Just how attractive are the upcoming fixtures? Let’s look at the defensive prowess (or lack thereof) of the teams in West Ham’s upcoming fixture list, based on 2016/17 goals conceded numbers. (*Note: Since Newcastle, Huddersfield Town and Brighton & Hove Albion obviously did not play in the Premier League last season, for those teams I substituted the combined averages of the three promoted sides Burnley, Hull City and Middlesbrough.) By way of comparison, all teams allowed an average of 1.40 goals per game (1.20 at home and 1.60 away).
West Ham GW3-13 Opponents 2017-18.csv
|GW||Opponent||Goals Allowed per Game||Goals Allowed at Locale per Game|
|GW||Opponent||Goals Allowed per Game||Goals Allowed at Locale per Game|
|3 - 13||Average||1.50||1.49|
(Note: The opposing team is listed in capital letters if West Ham is at home, lower case if West Ham is away for that fixture.)
Takeaways from the Chart
- According to the averages, interestingly there is no advantage for West Ham having more games at home than away. Opposing teams allowed 1.50 goals per games overall and 1.49 at the locale in which it will be facing the Hammers (home or away). Then again, with six home games compared to five away games, a major advantage would not have been expected, though a slight one surely would have been appreciated.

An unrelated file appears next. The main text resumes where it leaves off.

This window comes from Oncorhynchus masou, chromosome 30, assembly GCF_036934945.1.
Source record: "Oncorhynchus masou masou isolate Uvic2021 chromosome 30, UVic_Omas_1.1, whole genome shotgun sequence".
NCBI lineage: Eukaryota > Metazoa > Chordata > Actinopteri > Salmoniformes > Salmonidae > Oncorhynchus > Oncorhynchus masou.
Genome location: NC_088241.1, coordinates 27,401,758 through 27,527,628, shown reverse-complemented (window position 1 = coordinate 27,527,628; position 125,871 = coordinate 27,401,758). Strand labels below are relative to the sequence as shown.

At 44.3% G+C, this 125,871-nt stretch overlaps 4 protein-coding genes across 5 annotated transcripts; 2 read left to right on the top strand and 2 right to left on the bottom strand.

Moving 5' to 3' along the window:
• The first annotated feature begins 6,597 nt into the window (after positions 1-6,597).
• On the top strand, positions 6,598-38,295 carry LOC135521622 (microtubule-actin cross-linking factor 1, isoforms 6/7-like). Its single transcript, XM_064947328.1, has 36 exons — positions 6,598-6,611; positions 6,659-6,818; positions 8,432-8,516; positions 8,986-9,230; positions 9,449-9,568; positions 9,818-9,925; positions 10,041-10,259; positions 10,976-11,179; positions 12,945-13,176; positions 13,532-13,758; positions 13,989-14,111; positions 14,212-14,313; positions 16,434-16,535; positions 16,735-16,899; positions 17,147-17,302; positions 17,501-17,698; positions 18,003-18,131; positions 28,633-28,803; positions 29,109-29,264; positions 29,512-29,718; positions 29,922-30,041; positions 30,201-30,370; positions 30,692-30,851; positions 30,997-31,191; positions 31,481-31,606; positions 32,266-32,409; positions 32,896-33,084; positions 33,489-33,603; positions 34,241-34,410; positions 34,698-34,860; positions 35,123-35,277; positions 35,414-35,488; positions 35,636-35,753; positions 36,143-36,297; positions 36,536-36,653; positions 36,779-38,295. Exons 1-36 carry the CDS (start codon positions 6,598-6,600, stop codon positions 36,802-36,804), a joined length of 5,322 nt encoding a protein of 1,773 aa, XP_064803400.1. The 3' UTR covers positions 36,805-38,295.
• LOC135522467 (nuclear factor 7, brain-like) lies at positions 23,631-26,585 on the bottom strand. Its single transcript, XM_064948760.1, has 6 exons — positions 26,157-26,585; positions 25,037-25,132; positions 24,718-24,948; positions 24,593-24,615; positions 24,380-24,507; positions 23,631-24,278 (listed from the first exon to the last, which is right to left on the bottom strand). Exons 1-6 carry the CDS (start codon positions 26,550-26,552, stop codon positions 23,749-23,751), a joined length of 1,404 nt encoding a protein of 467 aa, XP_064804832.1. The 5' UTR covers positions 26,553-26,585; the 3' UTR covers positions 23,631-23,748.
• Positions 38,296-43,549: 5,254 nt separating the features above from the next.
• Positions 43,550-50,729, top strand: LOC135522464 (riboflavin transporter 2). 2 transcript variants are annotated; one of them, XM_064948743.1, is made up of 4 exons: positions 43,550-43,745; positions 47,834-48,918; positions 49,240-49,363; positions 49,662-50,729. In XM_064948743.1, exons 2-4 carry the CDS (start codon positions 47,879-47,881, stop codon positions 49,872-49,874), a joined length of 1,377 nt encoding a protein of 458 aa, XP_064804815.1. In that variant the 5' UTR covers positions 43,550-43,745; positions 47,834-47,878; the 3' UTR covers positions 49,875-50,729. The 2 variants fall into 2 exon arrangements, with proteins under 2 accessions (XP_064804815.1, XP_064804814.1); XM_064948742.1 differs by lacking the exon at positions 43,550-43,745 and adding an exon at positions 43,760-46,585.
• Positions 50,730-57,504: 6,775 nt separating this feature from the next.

- Much of the expected joy comes from facing all three promoted sides and welcoming two of them to London Stadium. Burnley, Hull City and Middlesbrough together allowed leaky averages of 1.66 goals per game overall and 1.95 goals per game on the road in 2016/17. This season so far, though, Brighton, Huddersfield and Newcastle have combined to allow only seven goals in their six games. It’s an extremely small sample size, so don’t let it give you too much pause, but you may not want to entirely dismiss it either.